The Energy Information Administration (EIA) has reported that Alaska's North Slope has 35 Tcf of discovered natural gas resources to date, with 16 Tcf yet to be discovered.7 If a pipeline were built to flow 2 billion cubic feet (Bcf) a day, or about 900 Bcf of natural gas per year, this would represent a significant amount of incremental gas to supplement domestically produced natural gas, LNG, and readily available gas from storage. Nine hundred Bcf is about equal to the shift in demand between a relatively mild year and a cold year. EIA also has estimated that a wellhead price above $3.48/MMBtu (in 2001 dollars) or $3.68/MMBtu (in 2004 dollars) could support the planning and development of a pipeline from Alaska. But any pipeline project would not commence prior to 2006 and would not be completed until 2013 at the earliest. The exploitation of the Mackenzie Valley in Northwestern Canada has significant but lesser amounts of natural gas in place, but a pipeline from that area could be built much sooner than the planned Alaskan pipeline.
Several major LNG terminals are now moving faster through the planning stage, not only in the United States but in Canada-an indication of the tightness of the supplies and the expected sustainability of high prices. Major terminals can deliver half a Bcf of gas to market on a day.8
LNG imports were 510 Bcf for 2003 and are expected to be 710 Bcf and 820 Bcf for 2004 and 2005, respectively, according to recent EIA statistics. These forecasts will be exceeded if LNG facilities take steps to reach their cycling potential. As long as prices stay at least in the $3 to $4/MMBtu range, incentives for companies to continue to pursue LNG investments will remain.
Other Factors That Influence Supply Growth and Price
Business negotiating skills are important for increasing supplies and reducing price. The last five years has seen growth in the number and value of limited-liability companies, including limited partnerships within the natural gas industry. These companies have tax advantages over the standard corporations that still dominate the production side of the business. Thus, they have a greater incentive to invest. Since they generally must distribute all their profits to unit holders, they are not in position to hold on to their cash. The almost instinctive industry response of not over-investing, borne out of the industry upheaval in the 1980s, would be an unnatural instinct for a limited partnership. These companies must continually be aggressive about investing if they are to grow and not lose value.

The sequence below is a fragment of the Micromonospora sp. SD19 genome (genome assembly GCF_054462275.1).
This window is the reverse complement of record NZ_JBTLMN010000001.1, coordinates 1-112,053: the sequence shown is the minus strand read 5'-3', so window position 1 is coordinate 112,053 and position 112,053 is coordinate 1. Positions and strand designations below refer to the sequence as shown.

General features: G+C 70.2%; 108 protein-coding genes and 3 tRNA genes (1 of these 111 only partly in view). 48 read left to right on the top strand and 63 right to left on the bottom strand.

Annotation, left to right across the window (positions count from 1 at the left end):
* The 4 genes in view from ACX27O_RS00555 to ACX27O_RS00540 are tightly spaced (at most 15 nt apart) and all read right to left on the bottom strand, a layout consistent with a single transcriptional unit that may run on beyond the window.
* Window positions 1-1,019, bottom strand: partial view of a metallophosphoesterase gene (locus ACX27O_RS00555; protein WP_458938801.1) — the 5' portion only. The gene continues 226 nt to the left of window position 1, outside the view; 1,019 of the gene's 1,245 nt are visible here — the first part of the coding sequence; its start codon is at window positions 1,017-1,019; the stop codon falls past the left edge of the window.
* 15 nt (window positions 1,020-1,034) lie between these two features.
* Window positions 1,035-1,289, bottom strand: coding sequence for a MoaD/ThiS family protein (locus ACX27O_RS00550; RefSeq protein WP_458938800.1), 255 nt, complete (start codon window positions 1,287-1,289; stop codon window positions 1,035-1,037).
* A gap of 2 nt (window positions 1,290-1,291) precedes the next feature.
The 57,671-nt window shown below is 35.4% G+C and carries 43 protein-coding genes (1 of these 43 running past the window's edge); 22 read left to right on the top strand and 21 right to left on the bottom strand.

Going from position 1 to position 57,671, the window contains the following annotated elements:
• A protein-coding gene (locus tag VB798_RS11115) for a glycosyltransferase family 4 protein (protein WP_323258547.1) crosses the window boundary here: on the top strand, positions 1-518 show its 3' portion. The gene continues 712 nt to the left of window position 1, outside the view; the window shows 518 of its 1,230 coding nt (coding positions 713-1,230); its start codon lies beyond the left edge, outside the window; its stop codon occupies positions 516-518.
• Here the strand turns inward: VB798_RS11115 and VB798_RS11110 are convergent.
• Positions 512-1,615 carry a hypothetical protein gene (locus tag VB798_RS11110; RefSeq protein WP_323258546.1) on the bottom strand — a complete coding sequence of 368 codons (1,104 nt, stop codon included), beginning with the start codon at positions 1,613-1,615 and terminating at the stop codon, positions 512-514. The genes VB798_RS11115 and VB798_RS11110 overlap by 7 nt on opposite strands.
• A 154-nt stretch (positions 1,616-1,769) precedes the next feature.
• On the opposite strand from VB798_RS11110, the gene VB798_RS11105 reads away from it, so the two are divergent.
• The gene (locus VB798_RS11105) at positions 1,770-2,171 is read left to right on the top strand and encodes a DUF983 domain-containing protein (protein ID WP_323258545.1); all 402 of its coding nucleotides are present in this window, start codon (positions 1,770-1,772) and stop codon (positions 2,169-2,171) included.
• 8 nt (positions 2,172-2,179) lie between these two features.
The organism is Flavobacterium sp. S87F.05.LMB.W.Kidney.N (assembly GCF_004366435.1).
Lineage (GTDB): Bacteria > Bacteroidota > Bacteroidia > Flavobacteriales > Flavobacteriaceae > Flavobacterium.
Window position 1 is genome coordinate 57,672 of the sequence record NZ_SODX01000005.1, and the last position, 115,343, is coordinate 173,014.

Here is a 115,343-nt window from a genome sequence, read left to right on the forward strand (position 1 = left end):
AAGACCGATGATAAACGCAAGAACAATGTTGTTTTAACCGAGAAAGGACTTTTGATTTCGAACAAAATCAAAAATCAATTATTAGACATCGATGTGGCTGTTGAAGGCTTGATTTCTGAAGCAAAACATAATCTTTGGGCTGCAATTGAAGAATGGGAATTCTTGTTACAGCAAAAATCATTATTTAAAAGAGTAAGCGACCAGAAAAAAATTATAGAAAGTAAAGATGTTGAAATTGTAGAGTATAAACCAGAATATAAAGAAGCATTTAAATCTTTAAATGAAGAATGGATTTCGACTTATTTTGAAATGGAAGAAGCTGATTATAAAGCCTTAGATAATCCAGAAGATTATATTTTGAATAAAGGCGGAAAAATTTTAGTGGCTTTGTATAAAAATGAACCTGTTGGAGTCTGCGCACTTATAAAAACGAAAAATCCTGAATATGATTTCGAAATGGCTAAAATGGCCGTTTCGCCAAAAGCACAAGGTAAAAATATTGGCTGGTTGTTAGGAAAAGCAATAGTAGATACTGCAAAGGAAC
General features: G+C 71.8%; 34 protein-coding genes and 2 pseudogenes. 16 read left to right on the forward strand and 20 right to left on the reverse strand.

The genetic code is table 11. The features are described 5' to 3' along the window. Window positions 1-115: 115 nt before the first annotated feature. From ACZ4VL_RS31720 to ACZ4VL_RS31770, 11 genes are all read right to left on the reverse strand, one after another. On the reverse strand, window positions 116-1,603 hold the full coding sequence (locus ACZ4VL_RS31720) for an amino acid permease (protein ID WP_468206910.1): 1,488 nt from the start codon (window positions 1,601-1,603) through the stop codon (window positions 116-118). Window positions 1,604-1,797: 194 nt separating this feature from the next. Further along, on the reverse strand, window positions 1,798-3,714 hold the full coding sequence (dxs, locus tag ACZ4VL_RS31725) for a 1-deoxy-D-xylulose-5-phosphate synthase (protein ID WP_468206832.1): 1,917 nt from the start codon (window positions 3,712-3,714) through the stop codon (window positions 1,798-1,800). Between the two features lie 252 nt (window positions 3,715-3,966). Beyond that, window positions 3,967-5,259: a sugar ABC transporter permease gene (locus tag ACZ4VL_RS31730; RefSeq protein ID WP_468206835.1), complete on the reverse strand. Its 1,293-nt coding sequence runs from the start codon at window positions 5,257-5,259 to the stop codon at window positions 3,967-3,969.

The performance of limited-liability companies has been outstanding relative to other businesses over the last five years. There is reason to believe that these flexible businesses will not only grow in number but also grow individually and thus improve the productive capability of the industry.
A recent study found that although production by major producers and major independents (none of which were limited partnerships) had declined and flattened, respectively, "smaller players have been able, on average, to increase their production levels the required 2 percent."9 These "smaller players" include the limited liability companies.
Some of the elevation in natural-gas price over the last several years is probably a consequence of many utilities entering into large fixed-price, long-term contracts. In fact, this was the strategy supported by the American Gas Association in 2003.10
Fortunately, important state regulatory commissions continue to actively support competitive markets.11 This should promote flexibility and could lead to reductions in cost of natural gas once companies are better able to negotiate with producers and intermediaries for better terms.
- , Sept. 12, 2002 (Ore. PUC).
- Joint Statement of the American Gas Association and the National Resources Defense Council Submitted to the National Association of Regulatory Commissioners, July 2004.
- Energy Information Administration, "Short-Term Energy Outlook - September 2004," Table A6. . For earlier history, see John H. Herbert, , New York, Praeger, 1992.